The following is a response to the very well put-together and as usual, excellent piece on why the Grizzlies should not trade one of their nineteen point guards. That it allows me to address something I’ve wanted to for a while is an especial convenience, and I thank Chip for taking a position supporting keeping Jaric and Lowry and Crittenton and Conley and Mayo all on roster.
It comes down, basically, to supply, demand, and relative value. For the purposes of this discussion, we’re going to ignore salaries and statistics. Both are heavily skewed by top-end outliers, and this is more of a topical discussion regardless.
When we look at this point in the league’s evolution, we notice there are two positions with more value than the others. Point guard and power-forward. The difference between the two is startling in terms of supply, demand, and relative value. According to Yahoo!, 62 players got a spell at point guard last season. 21 were considered “qualified leaders” statistically. Compare that with 8 qualified leaders for 21 power forwards. But the gap between the great point guards and everyone else is really wide. Of the final eight teams in the NBA playoffs, only Los Angeles, Cleveland, and Orlando were comparatively weak at point, LA compensated with depth. Cleveland and Orlando might have gone further if they had a better point guard. The value is at an even higher premium than usual with players like Chris Paul, Tony Parker and Deron Williams being difference makers on their teams. Lack of a competent guard makes you largely incapable of even being competitive (*cough, Clippers, cough, Minnesota*). Power Forward on the other hand is the kind of position that solidifies you at a level in areas you need it, in rebounding and interior defense.
The Grizzlies don’t have a superstar at point guard. Not yet, anyway. But what they have is considerable depth, and young depth at that. What they have that separates them from most of the prospective trade partners is a set of assets that other teams want, that they can’t get elsewhere.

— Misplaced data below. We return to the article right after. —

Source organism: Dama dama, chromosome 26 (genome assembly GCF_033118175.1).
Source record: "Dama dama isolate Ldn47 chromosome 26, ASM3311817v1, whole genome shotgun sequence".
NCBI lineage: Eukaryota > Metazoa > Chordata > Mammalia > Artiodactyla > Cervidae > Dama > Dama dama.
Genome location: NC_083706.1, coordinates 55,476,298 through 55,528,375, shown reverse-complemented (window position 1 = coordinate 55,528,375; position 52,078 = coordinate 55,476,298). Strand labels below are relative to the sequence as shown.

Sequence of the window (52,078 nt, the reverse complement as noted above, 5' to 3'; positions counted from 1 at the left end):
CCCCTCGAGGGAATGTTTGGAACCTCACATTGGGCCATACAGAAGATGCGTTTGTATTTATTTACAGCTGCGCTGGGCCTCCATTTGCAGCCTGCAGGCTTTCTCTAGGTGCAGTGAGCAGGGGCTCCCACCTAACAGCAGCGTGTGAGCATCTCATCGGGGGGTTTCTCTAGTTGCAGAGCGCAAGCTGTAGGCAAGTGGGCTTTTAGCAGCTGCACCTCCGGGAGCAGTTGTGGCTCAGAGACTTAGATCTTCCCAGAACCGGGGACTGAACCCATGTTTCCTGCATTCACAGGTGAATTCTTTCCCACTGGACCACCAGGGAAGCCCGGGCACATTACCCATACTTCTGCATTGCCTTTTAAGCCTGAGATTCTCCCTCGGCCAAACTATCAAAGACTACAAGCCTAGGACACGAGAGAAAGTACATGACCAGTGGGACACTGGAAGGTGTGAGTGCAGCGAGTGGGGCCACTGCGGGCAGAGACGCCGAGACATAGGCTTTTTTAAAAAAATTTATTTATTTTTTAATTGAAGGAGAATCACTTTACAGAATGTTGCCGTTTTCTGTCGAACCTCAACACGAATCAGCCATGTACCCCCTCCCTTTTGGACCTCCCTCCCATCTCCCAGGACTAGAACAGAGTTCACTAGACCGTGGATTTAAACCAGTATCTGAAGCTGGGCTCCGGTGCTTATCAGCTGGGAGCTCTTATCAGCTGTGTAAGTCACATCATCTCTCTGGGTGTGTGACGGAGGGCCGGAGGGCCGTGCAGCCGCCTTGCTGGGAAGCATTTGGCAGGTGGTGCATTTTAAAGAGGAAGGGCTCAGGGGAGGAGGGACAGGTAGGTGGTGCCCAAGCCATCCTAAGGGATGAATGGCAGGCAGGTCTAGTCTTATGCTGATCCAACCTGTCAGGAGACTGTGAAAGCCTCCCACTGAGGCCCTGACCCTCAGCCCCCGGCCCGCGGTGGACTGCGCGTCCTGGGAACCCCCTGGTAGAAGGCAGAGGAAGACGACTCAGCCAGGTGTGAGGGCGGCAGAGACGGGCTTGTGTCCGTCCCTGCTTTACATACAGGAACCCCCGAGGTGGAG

I’m as much a fan of big, athletic wings as the next guy. But they are everywhere, and they’re all on the trading block half the time. In contrast to 1s and 4s, you can find 3s practically laying on sidewalks in this league. Richard Jefferson, traded. Carmelo Anthony, on the trade block this summer, supposedly. Lamar Odom, on the trade block. We’re not running out of 6-5+, athletic tweeners.
The Grizzlies obviously already have this, with Rudy Gay being a premier small forward. But they are woefully short at power forward. Hakim Warrick is good. But he’s 6-9, 219. He’s athletic and can get up and down the floor. But they need more size. Darko’s not someone they need to give up on yet, especially not with the acquisition of Marc Gasol.
Conversely, they have three players in Conley, Lowry, and Crittenton who’s combined value is probably at the highest it will be. While Conley is likely to work out well, especially with the improved strength and conditioning he’s shown in summer league, and Crittenton’s combo-guard ability to play at the 1 or 2, you’ve still got Lowry. Lowry is 22, talented, athletic, and has upside. Are you telling me a package of Lowry and Warrick isn’t valuable?
Sure, you can play it safe and stockpile. But when the value of these players go down, you’ve wasted an opportunity. What are you going to do with three mid-20s point guards who all have talent, but two of which haven’t gotten significant playing time in order to evaluate their worth, because you’re set at the position? Let me tell you how that ends. In free agency and that player making a lot of money and you getting nothing. Or worse, the player flames out and is never heard from again because he never got time.
Depth at point guard is a great asset if you’re a contender. But the Grizzlies need pieces. Everywhere. Scoring. Defense. Rebounding. They need draft picks. They need superstars. So holding onto a valuable commodity on the market just doesn’t make sense at this point.
Maximize your assets. Or ask the Knicks how that turns out.